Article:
Age-friendly environments

Research Question: Which interventions are effective in creating environments that foster health and wellbeing and the participation of people as they age (‘age-friendly environments’)?

The World Health Organisation (WHO) describes age-friendly environments** as “environments that foster health and wellbeing and the participation of people as they age. They are accessible, equitable, inclusive, safe and secure, and supportive. They promote health and prevent or delay the onset of disease and functional decline.” The WHO Age-friendly Environments Programme identified eight dimensions for action: the built environment; transport; housing; social participation; respect and social inclusion; civic participation and employment; communication; and community and health care.
*‘Effectiveness’ in this context relates not only to the size of the effect, but it also takes into account any harmful or negative side effects, including inequitable outcomes.
**WHO Age-friendly environments. Accessed January 2016
Population: Not specified
Intervention (non-NHS): Interventions to be evaluated will be outside the NHS, and the primary outcome must be health-related. Researchers should specify and justify study design and indicate how longer term impact will be assessed. Where relevant, research should include a health economic evaluation and logic model. Research should consider the impact of the intervention on health inequalities and incorporate a mechanism for public involvement.
Comparator: Not specified
Outcomes: Not specified
Commissioning Brief: Studies should generate evidence to inform the implementation of single or multi-component interventions. Studies may include evidence syntheses, studies evaluating interventions, including trials, quasi- and natural experimental evaluations, and feasibility and pilot studies for these. We welcome applications for linked studies (e.g. pilot + main evaluation). Secondary analyses of existing epidemiological data and/or impact modelling studies may also be funded. We encourage the adoption of a systems perspective where appropriate to the study context. In all cases a strong justification for the chosen design and methods must be made.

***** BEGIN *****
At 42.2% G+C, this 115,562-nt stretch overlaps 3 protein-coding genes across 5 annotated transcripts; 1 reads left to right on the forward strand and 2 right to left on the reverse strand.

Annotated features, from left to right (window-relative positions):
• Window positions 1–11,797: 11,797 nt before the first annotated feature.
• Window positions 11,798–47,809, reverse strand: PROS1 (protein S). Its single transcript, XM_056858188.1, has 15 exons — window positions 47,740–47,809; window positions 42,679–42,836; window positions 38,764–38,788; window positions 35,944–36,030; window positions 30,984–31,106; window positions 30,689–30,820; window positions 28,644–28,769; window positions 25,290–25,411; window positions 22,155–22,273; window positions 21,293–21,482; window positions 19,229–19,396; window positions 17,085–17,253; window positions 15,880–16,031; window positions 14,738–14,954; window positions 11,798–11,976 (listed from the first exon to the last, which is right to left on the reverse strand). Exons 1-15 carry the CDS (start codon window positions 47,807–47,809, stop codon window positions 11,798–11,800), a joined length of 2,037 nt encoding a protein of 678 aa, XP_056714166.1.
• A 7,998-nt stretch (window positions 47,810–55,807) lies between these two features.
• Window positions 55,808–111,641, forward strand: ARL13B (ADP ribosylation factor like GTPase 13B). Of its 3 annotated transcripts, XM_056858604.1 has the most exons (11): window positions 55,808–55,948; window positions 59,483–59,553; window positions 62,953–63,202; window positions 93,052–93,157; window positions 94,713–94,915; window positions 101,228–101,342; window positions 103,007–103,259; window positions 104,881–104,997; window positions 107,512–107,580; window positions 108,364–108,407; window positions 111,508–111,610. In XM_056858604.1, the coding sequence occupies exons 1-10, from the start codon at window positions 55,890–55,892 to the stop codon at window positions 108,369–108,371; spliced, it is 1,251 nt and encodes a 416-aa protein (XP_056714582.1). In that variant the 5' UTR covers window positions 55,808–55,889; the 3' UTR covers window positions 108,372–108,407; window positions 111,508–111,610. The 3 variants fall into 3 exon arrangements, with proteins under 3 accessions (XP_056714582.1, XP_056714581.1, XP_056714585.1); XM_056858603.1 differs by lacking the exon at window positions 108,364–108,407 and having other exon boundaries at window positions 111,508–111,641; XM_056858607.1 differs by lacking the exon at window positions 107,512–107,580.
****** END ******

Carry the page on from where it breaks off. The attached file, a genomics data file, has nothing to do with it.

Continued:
The primary outcome measure of the research, if not necessarily the intervention itself, must be health-related. The positive or negative impacts of the intervention, including inequitable outcomes should be considered.  Researchers are asked to indicate how long-term impacts will be assessed. All applications should identify underlying theory and include a logic model (or equivalent) to help explain underlying context, theory and mechanisms. Proposals should ensure adequate public involvement in the research.
For all proposals, applicants should clearly state the public health utility of the outcomes and the mechanisms by which they will inform future public health policy and practice. Details about the potential pathway to impact and scalability of interventions, if shown to have an effect, should be provided, including an indication of which organisation(s) might fund the relevant intervention(s) if widely implemented.
Representatives of policy or practice communities relevant to the project should be directly engaged or involved with the development and delivery of PHR research because this produces research that is more closely grounded in, and reflective of, their concerns and makes the subsequent uptake and application of research findings more likely. By policy or practice, we mean any organisation that is involved in shaping policy or delivering public health services relevant to the research, whether at local or national levels. This might include local authorities, charities, voluntary organisations, professional bodies, commercial organisations, governmental and arms-length bodies.